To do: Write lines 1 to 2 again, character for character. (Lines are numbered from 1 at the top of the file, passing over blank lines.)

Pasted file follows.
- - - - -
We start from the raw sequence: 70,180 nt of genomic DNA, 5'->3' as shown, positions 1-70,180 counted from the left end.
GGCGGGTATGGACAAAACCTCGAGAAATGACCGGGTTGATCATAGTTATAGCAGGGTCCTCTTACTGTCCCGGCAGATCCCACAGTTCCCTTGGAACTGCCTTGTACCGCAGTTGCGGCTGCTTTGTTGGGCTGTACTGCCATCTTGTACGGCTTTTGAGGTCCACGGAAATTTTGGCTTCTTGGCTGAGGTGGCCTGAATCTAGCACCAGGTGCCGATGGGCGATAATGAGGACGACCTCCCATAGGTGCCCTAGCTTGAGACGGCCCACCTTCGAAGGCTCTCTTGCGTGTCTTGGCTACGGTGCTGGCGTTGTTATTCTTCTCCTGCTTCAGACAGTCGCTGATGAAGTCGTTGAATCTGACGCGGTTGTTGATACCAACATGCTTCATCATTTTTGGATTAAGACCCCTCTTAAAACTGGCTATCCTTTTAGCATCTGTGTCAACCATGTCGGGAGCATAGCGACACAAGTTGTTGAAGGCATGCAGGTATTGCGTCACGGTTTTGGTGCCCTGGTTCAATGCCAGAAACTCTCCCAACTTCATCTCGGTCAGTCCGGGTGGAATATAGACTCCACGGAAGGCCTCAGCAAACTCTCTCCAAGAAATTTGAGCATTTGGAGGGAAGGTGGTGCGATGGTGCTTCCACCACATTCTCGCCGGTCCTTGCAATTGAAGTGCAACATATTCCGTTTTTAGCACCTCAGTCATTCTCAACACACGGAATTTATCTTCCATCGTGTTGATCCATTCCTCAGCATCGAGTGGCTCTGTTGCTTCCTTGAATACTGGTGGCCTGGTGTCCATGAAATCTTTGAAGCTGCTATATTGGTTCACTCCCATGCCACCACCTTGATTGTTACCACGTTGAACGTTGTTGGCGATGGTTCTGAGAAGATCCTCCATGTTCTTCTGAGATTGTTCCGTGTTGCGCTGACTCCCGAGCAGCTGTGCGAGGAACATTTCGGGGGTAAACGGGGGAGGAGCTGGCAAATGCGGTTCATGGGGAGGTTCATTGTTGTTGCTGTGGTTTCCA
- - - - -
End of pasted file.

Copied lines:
We start from the raw sequence: 70,180 nt of genomic DNA, 5'->3' as shown, positions 1-70,180 counted from the left end.
GGCGGGTATGGACAAAACCTCGAGAAATGACCGGGTTGATCATAGTTATAGCAGGGTCCTCTTACTGTCCCGGCAGATCCCACAGTTCCCTTGGAACTGCCTTGTACCGCAGTTGCGGCTGCTTTGTTGGGCTGTACTGCCATCTTGTACGGCTTTTGAGGTCCACGGAAATTTTGGCTTCTTGGCTGAGGTGGCCTGAATCTAGCACCAGGTGCCGATGGGCGATAATGAGGACGACCTCCCATAGGTGCCCTAGCTTGAGACGGCCCACCTTCGAAGGCTCTCTTGCGTGTCTTGGCTACGGTGCTGGCGTTGTTATTCTTCTCCTGCTTCAGACAGTCGCTGATGAAGTCGTTGAATCTGACGCGGTTGTTGATACCAACATGCTTCATCATTTTTGGATTAAGACCCCTCTTAAAACTGGCTATCCTTTTAGCATCTGTGTCAACCATGTCGGGAGCATAGCGACACAAGTTGTTGAAGGCATGCAGGTATTGCGTCACGGTTTTGGTGCCCTGGTTCAATGCCAGAAACTCTCCCAACTTCATCTCGGTCAGTCCGGGTGGAATATAGACTCCACGGAAGGCCTCAGCAAACTCTCTCCAAGAAATTTGAGCATTTGGAGGGAAGGTGGTGCGATGGTGCTTCCACCACATTCTCGCCGGTCCTTGCAATTGAAGTGCAACATATTCCGTTTTTAGCACCTCAGTCATTCTCAACACACGGAATTTATCTTCCATCGTGTTGATCCATTCCTCAGCATCGAGTGGCTCTGTTGCTTCCTTGAATACTGGTGGCCTGGTGTCCATGAAATCTTTGAAGCTGCTATATTGGTTCACTCCCATGCCACCACCTTGATTGTTACCACGTTGAACGTTGTTGGCGATGGTTCTGAGAAGATCCTCCATGTTCTTCTGAGATTGTTCCGTGTTGCGCTGACTCCCGAGCAGCTGTGCGAGGAACATTTCGGGGGTAAACGGGGGAGGAGCTGGCAAATGCGGTTCATGGGGAGGTTCATTGTTGTTGCTGTGGTTTCCA